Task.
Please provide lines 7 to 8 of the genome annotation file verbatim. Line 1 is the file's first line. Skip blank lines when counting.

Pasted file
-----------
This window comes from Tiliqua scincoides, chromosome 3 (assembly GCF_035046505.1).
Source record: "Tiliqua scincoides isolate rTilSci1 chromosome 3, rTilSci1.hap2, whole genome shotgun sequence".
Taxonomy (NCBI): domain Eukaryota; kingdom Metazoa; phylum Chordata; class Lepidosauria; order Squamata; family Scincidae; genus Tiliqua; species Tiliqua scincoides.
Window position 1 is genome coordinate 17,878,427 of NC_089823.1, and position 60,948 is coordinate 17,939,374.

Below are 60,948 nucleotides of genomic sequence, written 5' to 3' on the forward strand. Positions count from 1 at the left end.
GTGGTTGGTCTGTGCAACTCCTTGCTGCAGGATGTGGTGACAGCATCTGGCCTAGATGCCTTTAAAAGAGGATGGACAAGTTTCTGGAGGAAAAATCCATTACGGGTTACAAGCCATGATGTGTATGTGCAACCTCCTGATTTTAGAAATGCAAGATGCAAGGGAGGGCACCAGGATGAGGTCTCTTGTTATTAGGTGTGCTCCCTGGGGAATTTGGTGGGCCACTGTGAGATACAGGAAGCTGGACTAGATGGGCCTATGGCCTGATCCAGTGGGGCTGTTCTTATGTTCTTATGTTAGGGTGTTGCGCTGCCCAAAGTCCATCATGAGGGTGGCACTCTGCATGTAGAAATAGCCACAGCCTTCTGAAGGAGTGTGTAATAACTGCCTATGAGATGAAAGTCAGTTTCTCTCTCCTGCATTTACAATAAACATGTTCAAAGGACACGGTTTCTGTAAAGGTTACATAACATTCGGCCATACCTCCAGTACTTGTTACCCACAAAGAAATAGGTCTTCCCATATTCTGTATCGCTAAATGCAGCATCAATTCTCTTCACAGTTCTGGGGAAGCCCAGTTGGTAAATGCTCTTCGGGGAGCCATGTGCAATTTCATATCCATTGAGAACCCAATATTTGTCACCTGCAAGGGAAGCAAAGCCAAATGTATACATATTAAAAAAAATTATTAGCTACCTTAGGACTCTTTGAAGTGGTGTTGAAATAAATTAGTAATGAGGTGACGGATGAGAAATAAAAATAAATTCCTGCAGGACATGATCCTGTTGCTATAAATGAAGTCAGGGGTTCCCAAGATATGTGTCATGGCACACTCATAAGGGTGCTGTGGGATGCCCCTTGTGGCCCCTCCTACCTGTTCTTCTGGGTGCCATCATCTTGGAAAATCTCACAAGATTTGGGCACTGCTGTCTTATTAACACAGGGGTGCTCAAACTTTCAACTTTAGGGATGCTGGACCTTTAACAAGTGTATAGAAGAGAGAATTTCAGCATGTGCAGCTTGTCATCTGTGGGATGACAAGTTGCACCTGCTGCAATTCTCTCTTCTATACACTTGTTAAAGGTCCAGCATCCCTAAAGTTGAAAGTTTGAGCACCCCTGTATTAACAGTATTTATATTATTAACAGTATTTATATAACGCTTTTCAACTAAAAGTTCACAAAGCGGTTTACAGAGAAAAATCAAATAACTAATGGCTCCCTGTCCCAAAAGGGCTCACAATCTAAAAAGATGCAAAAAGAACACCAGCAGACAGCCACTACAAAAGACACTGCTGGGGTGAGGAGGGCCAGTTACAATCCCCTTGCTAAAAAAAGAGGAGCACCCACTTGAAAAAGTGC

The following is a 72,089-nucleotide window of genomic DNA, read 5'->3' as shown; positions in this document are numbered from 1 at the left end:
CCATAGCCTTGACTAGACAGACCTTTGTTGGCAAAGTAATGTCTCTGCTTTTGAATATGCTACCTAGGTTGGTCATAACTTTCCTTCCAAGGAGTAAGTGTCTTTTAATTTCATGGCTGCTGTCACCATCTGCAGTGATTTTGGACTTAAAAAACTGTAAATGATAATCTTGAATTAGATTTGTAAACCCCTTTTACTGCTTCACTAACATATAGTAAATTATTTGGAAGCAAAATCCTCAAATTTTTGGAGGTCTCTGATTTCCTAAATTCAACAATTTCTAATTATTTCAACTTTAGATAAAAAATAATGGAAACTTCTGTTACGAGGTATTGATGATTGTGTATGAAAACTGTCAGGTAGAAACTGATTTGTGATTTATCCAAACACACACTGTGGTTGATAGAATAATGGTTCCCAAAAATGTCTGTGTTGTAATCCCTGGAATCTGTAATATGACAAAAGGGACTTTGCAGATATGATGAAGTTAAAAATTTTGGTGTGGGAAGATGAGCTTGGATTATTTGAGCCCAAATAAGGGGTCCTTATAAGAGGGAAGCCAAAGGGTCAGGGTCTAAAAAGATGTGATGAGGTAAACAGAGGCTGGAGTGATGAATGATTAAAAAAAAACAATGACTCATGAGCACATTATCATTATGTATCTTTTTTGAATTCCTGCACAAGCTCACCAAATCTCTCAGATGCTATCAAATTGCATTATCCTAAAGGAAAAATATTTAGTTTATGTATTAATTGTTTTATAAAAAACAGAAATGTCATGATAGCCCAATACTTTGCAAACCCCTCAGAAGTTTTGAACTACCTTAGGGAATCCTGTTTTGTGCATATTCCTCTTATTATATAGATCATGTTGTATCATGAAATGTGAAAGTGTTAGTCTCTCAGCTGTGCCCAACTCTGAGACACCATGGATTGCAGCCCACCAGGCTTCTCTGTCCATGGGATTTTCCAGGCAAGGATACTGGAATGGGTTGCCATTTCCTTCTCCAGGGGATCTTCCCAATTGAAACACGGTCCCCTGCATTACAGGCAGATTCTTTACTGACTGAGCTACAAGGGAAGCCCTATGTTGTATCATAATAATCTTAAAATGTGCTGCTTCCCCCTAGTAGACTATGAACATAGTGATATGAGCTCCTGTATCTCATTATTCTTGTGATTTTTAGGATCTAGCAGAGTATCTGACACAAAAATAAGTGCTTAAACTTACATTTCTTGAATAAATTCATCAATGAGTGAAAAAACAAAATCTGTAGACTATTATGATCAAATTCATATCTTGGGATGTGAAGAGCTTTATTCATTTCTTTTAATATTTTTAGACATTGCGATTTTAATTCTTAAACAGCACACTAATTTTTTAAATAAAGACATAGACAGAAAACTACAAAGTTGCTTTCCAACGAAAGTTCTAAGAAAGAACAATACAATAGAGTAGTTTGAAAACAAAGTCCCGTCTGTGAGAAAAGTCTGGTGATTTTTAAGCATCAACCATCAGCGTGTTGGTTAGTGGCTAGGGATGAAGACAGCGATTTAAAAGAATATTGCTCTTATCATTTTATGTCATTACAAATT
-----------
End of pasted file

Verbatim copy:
The following is a 72,089-nucleotide window of genomic DNA, read 5'->3' as shown; positions in this document are numbered from 1 at the left end:
CCATAGCCTTGACTAGACAGACCTTTGTTGGCAAAGTAATGTCTCTGCTTTTGAATATGCTACCTAGGTTGGTCATAACTTTCCTTCCAAGGAGTAAGTGTCTTTTAATTTCATGGCTGCTGTCACCATCTGCAGTGATTTTGGACTTAAAAAACTGTAAATGATAATCTTGAATTAGATTTGTAAACCCCTTTTACTGCTTCACTAACATATAGTAAATTATTTGGAAGCAAAATCCTCAAATTTTTGGAGGTCTCTGATTTCCTAAATTCAACAATTTCTAATTATTTCAACTTTAGATAAAAAATAATGGAAACTTCTGTTACGAGGTATTGATGATTGTGTATGAAAACTGTCAGGTAGAAACTGATTTGTGATTTATCCAAACACACACTGTGGTTGATAGAATAATGGTTCCCAAAAATGTCTGTGTTGTAATCCCTGGAATCTGTAATATGACAAAAGGGACTTTGCAGATATGATGAAGTTAAAAATTTTGGTGTGGGAAGATGAGCTTGGATTATTTGAGCCCAAATAAGGGGTCCTTATAAGAGGGAAGCCAAAGGGTCAGGGTCTAAAAAGATGTGATGAGGTAAACAGAGGCTGGAGTGATGAATGATTAAAAAAAAACAATGACTCATGAGCACATTATCATTATGTATCTTTTTTGAATTCCTGCACAAGCTCACCAAATCTCTCAGATGCTATCAAATTGCATTATCCTAAAGGAAAAATATTTAGTTTATGTATTAATTGTTTTATAAAAAACAGAAATGTCATGATAGCCCAATACTTTGCAAACCCCTCAGAAGTTTTGAACTACCTTAGGGAATCCTGTTTTGTGCATATTCCTCTTATTATATAGATCATGTTGTATCATGAAATGTGAAAGTGTTAGTCTCTCAGCTGTGCCCAACTCTGAGACACCATGGATTGCAGCCCACCAGGCTTCTCTGTCCATGGGATTTTCCAGGCAAGGATACTGGAATGGGTTGCCATTTCCTTCTCCAGGGGATCTTCCCAATTGAAACACGGTCCCCTGCATTACAGGCAGATTCTTTACTGACTGAGCTACAAGGGAAGCCCTATGTTGTATCATAATAATCTTAAAATGTGCTGCTTCCCCCTAGTAGACTATGAACATAGTGATATGAGCTCCTGTATCTCATTATTCTTGTGATTTTTAGGATCTAGCAGAGTATCTGACACAAAAATAAGTGCTTAAACTTACATTTCTTGAATAAATTCATCAATGAGTGAAAAAACAAAATCTGTAGACTATTATGATCAAATTCATATCTTGGGATGTGAAGAGCTTTATTCATTTCTTTTAATATTTTTAGACATTGCGATTTTAATTCTTAAACAGCACACTAATTTTTTAAATAAAGACATAGACAGAAAACTACAAAGTTGCTTTCCAACGAAAGTTCTAAGAAAGAACAATACAATAGAGTAGTTTGAAAACAAAGTCCCGTCTGTGAGAAAAGTCTGGTGATTTTTAAGCATCAACCATCAGCGTGTTGGTTAGTGGCTAGGGATGAAGACAGCGATTTAAAAGAATATTGCTCTTATCATTTTATGTCATTACAAATT